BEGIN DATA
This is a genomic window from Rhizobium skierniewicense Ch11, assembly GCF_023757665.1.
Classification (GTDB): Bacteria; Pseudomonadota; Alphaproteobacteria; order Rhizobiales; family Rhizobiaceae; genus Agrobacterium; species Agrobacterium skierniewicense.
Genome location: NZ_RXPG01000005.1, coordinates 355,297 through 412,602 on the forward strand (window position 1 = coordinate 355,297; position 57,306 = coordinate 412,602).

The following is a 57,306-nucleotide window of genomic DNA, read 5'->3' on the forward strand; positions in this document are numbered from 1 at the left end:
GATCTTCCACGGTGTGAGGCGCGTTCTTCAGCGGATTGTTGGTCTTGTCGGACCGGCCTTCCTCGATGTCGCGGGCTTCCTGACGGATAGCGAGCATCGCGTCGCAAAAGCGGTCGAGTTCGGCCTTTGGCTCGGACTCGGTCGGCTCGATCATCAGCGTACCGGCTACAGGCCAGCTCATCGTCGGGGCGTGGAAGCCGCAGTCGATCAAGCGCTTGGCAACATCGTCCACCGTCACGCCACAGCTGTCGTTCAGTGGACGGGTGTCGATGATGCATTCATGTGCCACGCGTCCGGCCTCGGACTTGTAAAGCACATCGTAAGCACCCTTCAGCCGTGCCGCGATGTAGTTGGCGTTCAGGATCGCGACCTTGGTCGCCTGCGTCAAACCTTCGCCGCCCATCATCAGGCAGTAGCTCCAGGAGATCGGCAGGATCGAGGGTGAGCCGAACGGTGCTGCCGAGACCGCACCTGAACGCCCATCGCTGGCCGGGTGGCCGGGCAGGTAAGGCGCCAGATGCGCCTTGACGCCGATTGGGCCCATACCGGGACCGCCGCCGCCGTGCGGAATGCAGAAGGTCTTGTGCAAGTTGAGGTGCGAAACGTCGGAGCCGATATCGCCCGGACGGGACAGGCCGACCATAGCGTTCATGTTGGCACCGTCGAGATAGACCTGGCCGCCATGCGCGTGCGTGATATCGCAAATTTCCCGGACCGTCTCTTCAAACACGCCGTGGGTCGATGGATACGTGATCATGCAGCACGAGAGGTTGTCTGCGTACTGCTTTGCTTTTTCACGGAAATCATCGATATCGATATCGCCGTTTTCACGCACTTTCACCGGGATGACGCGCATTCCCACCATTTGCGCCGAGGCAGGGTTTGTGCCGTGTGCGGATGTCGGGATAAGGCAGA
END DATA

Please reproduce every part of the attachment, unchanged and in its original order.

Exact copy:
This is a genomic window from Rhizobium skierniewicense Ch11, assembly GCF_023757665.1.
Classification (GTDB): Bacteria; Pseudomonadota; Alphaproteobacteria; order Rhizobiales; family Rhizobiaceae; genus Agrobacterium; species Agrobacterium skierniewicense.
Genome location: NZ_RXPG01000005.1, coordinates 355,297 through 412,602 on the forward strand (window position 1 = coordinate 355,297; position 57,306 = coordinate 412,602).

The following is a 57,306-nucleotide window of genomic DNA, read 5'->3' on the forward strand; positions in this document are numbered from 1 at the left end:
GATCTTCCACGGTGTGAGGCGCGTTCTTCAGCGGATTGTTGGTCTTGTCGGACCGGCCTTCCTCGATGTCGCGGGCTTCCTGACGGATAGCGAGCATCGCGTCGCAAAAGCGGTCGAGTTCGGCCTTTGGCTCGGACTCGGTCGGCTCGATCATCAGCGTACCGGCTACAGGCCAGCTCATCGTCGGGGCGTGGAAGCCGCAGTCGATCAAGCGCTTGGCAACATCGTCCACCGTCACGCCACAGCTGTCGTTCAGTGGACGGGTGTCGATGATGCATTCATGTGCCACGCGTCCGGCCTCGGACTTGTAAAGCACATCGTAAGCACCCTTCAGCCGTGCCGCGATGTAGTTGGCGTTCAGGATCGCGACCTTGGTCGCCTGCGTCAAACCTTCGCCGCCCATCATCAGGCAGTAGCTCCAGGAGATCGGCAGGATCGAGGGTGAGCCGAACGGTGCTGCCGAGACCGCACCTGAACGCCCATCGCTGGCCGGGTGGCCGGGCAGGTAAGGCGCCAGATGCGCCTTGACGCCGATTGGGCCCATACCGGGACCGCCGCCGCCGTGCGGAATGCAGAAGGTCTTGTGCAAGTTGAGGTGCGAAACGTCGGAGCCGATATCGCCCGGACGGGACAGGCCGACCATAGCGTTCATGTTGGCACCGTCGAGATAGACCTGGCCGCCATGCGCGTGCGTGATATCGCAAATTTCCCGGACCGTCTCTTCAAACACGCCGTGGGTCGATGGATACGTGATCATGCAGCACGAGAGGTTGTCTGCGTACTGCTTTGCTTTTTCACGGAAATCATCGATATCGATATCGCCGTTTTCACGCACTTTCACCGGGATGACGCGCATTCCCACCATTTGCGCCGAGGCAGGGTTTGTGCCGTGTGCGGATGTCGGGATAAGGCAGA